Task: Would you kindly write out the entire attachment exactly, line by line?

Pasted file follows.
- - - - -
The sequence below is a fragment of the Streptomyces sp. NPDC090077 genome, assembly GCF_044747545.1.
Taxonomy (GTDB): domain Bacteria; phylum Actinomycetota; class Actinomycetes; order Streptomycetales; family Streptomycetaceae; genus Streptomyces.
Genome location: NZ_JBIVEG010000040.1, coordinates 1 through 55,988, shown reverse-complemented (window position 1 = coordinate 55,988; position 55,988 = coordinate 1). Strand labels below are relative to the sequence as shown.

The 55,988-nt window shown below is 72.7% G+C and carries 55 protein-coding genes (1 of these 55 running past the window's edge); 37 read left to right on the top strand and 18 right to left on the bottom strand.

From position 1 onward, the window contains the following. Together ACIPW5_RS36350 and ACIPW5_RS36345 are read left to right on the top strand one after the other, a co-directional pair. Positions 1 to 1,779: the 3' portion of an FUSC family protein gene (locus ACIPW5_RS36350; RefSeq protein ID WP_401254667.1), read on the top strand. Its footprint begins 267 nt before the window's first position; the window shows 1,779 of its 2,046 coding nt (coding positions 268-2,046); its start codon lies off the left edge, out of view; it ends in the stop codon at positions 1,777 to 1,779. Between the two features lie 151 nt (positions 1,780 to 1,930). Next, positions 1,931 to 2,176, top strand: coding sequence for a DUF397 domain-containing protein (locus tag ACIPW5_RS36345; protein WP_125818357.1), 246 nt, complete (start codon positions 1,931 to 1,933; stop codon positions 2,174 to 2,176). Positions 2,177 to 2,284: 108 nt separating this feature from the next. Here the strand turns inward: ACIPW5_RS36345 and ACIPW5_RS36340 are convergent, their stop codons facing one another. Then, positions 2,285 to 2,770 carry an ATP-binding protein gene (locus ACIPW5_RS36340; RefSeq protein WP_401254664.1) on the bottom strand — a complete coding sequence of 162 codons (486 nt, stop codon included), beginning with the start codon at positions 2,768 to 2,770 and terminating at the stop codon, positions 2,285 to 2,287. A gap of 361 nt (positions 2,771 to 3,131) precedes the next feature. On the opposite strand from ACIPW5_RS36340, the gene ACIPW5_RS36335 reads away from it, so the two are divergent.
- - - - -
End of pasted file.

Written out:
The sequence below is a fragment of the Streptomyces sp. NPDC090077 genome, assembly GCF_044747545.1.
Taxonomy (GTDB): domain Bacteria; phylum Actinomycetota; class Actinomycetes; order Streptomycetales; family Streptomycetaceae; genus Streptomyces.
Genome location: NZ_JBIVEG010000040.1, coordinates 1 through 55,988, shown reverse-complemented (window position 1 = coordinate 55,988; position 55,988 = coordinate 1). Strand labels below are relative to the sequence as shown.

The 55,988-nt window shown below is 72.7% G+C and carries 55 protein-coding genes (1 of these 55 running past the window's edge); 37 read left to right on the top strand and 18 right to left on the bottom strand.

From position 1 onward, the window contains the following. Together ACIPW5_RS36350 and ACIPW5_RS36345 are read left to right on the top strand one after the other, a co-directional pair. Positions 1 to 1,779: the 3' portion of an FUSC family protein gene (locus ACIPW5_RS36350; RefSeq protein ID WP_401254667.1), read on the top strand. Its footprint begins 267 nt before the window's first position; the window shows 1,779 of its 2,046 coding nt (coding positions 268-2,046); its start codon lies off the left edge, out of view; it ends in the stop codon at positions 1,777 to 1,779. Between the two features lie 151 nt (positions 1,780 to 1,930). Next, positions 1,931 to 2,176, top strand: coding sequence for a DUF397 domain-containing protein (locus tag ACIPW5_RS36345; protein WP_125818357.1), 246 nt, complete (start codon positions 1,931 to 1,933; stop codon positions 2,174 to 2,176). Positions 2,177 to 2,284: 108 nt separating this feature from the next. Here the strand turns inward: ACIPW5_RS36345 and ACIPW5_RS36340 are convergent, their stop codons facing one another. Then, positions 2,285 to 2,770 carry an ATP-binding protein gene (locus ACIPW5_RS36340; RefSeq protein WP_401254664.1) on the bottom strand — a complete coding sequence of 162 codons (486 nt, stop codon included), beginning with the start codon at positions 2,768 to 2,770 and terminating at the stop codon, positions 2,285 to 2,287. A gap of 361 nt (positions 2,771 to 3,131) precedes the next feature. On the opposite strand from ACIPW5_RS36340, the gene ACIPW5_RS36335 reads away from it, so the two are divergent.